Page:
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Little Kids, Big Questions
is a series of 12 podcasts that translates the research of early childhood development into parenting practices that mothers, fathers and other caregivers can tailor to the needs of their own child and family. Click here to listen to or download the podcasts. This podcast series is generously funded by MetLife Foundation.

Race to the Top with ZERO TO THREE's toolkit

The Baby Monitor: Race to the Top with ZERO TO THREE's toolkit

ZERO TO THREE - National Center for Infants, Toddlers and Families
   August 29, 2011 bm_joinbut  
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Helping Infants and Toddlers Race to the Top in the Early Learning Challenge

The Obama Administration released the much-anticipated final application for the Race to the Top-Early Learning Challenge (RTT-ELC) competition on Tuesday, August 23rd. The RTT-ELC offers states a new opportunity to increase the number of disadvantaged children, birth to five, in high-quality early childhood settings and to enhance state integrated early learning systems. RTT-ELC will provide a total of $500 million for the winning states to improve early learning and development programs. For infants and toddlers, the new grants are a prime opportunity to be included as an integral part of a system for quality early childhood services.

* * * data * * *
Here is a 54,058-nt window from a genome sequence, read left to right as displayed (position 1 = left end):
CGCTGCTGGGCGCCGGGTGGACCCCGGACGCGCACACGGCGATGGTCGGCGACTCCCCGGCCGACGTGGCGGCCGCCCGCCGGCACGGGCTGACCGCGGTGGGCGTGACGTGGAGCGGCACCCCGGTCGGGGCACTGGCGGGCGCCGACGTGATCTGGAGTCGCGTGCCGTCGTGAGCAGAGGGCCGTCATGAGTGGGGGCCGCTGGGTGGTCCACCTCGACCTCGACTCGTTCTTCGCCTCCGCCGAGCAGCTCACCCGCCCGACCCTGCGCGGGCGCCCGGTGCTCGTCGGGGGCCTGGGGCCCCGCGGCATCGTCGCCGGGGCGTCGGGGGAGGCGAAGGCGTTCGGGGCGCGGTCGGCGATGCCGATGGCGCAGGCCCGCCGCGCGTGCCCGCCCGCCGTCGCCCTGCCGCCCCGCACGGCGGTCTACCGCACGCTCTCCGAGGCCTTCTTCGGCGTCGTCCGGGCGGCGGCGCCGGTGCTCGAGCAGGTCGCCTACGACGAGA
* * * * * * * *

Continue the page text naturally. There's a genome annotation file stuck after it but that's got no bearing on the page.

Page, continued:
In their applications, states must demonstrate a commitment to building coordinated systems, aligning resources and policies, and increasing access to high-quality early learning and development programs for children who need them most. Even states that do not secure grants are expected to benefit from the process of designing the systems envisioned for the program. The deadline for submitting applications is October 19, 2011.

To support states in incorporating the youngest children in their visions, ZERO TO THREE developed a toolkit to serve as a resource in RTT-ELC competition. The toolkit contains a compilation of resources from the ZERO TO THREE Policy Center and the National Infant & Toddler Child Care Initiative at ZERO TO THREE, along with a PowerPoint to help states address the unique needs of infants and toddlers in the proposed RTT-ELC selection criteria. Though the toolkit is especially useful for states in the RTT-ELC competition, it is a relevant resource for any early childhood system planning effort.

For more information about the Race to the Top-Early Learning Challenge, follow us on our Federal Policy Baby Blog!


Is it September already?

Summer is just about over, and many parents and professionals are already starting the new school year. A new school year can mean new beginnings, which makes it the perfect time to share what you know about early learning and literacy for infants and toddlers. The September Advocacy Calendar gives you resources about early language and literacy development to share with parents and other professionals. Print the new calendar, put it up in your office or program, and hand it out to parents and staff!